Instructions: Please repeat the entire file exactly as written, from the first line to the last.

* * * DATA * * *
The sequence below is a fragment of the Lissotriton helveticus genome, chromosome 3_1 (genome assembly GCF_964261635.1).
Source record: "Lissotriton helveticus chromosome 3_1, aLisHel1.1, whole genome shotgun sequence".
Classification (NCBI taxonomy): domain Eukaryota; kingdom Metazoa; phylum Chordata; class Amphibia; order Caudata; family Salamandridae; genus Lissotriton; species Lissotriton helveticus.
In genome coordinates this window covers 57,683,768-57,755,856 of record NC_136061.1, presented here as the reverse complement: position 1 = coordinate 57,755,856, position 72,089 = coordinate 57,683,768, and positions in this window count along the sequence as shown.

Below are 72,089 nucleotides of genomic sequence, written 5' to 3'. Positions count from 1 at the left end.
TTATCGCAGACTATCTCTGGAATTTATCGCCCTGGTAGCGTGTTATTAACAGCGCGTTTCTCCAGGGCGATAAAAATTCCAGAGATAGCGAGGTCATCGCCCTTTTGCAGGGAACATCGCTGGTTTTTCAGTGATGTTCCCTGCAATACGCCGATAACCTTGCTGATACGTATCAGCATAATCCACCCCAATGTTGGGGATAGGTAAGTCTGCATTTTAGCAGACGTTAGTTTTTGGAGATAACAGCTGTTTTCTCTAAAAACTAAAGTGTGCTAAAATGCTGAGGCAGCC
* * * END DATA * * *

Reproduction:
The sequence below is a fragment of the Lissotriton helveticus genome, chromosome 3_1 (genome assembly GCF_964261635.1).
Source record: "Lissotriton helveticus chromosome 3_1, aLisHel1.1, whole genome shotgun sequence".
Classification (NCBI taxonomy): domain Eukaryota; kingdom Metazoa; phylum Chordata; class Amphibia; order Caudata; family Salamandridae; genus Lissotriton; species Lissotriton helveticus.
In genome coordinates this window covers 57,683,768-57,755,856 of record NC_136061.1, presented here as the reverse complement: position 1 = coordinate 57,755,856, position 72,089 = coordinate 57,683,768, and positions in this window count along the sequence as shown.

Below are 72,089 nucleotides of genomic sequence, written 5' to 3'. Positions count from 1 at the left end.
TTATCGCAGACTATCTCTGGAATTTATCGCCCTGGTAGCGTGTTATTAACAGCGCGTTTCTCCAGGGCGATAAAAATTCCAGAGATAGCGAGGTCATCGCCCTTTTGCAGGGAACATCGCTGGTTTTTCAGTGATGTTCCCTGCAATACGCCGATAACCTTGCTGATACGTATCAGCATAATCCACCCCAATGTTGGGGATAGGTAAGTCTGCATTTTAGCAGACGTTAGTTTTTGGAGATAACAGCTGTTTTCTCTAAAAACTAAAGTGTGCTAAAATGCTGAGGCAGCC